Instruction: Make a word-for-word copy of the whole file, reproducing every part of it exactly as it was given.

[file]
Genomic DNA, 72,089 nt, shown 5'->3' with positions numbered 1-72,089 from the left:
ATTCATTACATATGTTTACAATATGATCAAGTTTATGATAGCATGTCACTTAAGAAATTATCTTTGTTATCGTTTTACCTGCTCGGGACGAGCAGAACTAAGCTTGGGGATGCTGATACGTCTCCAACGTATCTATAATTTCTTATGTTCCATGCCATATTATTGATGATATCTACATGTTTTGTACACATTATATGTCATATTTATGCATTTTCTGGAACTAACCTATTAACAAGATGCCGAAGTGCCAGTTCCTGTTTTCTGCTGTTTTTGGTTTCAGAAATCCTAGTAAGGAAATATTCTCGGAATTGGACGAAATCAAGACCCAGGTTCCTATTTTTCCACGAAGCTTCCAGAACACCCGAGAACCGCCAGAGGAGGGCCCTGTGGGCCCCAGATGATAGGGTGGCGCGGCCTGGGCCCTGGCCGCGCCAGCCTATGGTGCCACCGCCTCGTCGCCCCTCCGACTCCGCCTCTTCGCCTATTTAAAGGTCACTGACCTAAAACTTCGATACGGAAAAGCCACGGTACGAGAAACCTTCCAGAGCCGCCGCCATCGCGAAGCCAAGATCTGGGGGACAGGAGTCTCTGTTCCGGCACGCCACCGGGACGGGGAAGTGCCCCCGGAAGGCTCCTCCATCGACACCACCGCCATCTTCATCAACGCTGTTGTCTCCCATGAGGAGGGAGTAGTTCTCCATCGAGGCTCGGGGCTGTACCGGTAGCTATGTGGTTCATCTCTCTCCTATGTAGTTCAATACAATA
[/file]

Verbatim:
Genomic DNA, 72,089 nt, shown 5'->3' with positions numbered 1-72,089 from the left:
ATTCATTACATATGTTTACAATATGATCAAGTTTATGATAGCATGTCACTTAAGAAATTATCTTTGTTATCGTTTTACCTGCTCGGGACGAGCAGAACTAAGCTTGGGGATGCTGATACGTCTCCAACGTATCTATAATTTCTTATGTTCCATGCCATATTATTGATGATATCTACATGTTTTGTACACATTATATGTCATATTTATGCATTTTCTGGAACTAACCTATTAACAAGATGCCGAAGTGCCAGTTCCTGTTTTCTGCTGTTTTTGGTTTCAGAAATCCTAGTAAGGAAATATTCTCGGAATTGGACGAAATCAAGACCCAGGTTCCTATTTTTCCACGAAGCTTCCAGAACACCCGAGAACCGCCAGAGGAGGGCCCTGTGGGCCCCAGATGATAGGGTGGCGCGGCCTGGGCCCTGGCCGCGCCAGCCTATGGTGCCACCGCCTCGTCGCCCCTCCGACTCCGCCTCTTCGCCTATTTAAAGGTCACTGACCTAAAACTTCGATACGGAAAAGCCACGGTACGAGAAACCTTCCAGAGCCGCCGCCATCGCGAAGCCAAGATCTGGGGGACAGGAGTCTCTGTTCCGGCACGCCACCGGGACGGGGAAGTGCCCCCGGAAGGCTCCTCCATCGACACCACCGCCATCTTCATCAACGCTGTTGTCTCCCATGAGGAGGGAGTAGTTCTCCATCGAGGCTCGGGGCTGTACCGGTAGCTATGTGGTTCATCTCTCTCCTATGTAGTTCAATACAATA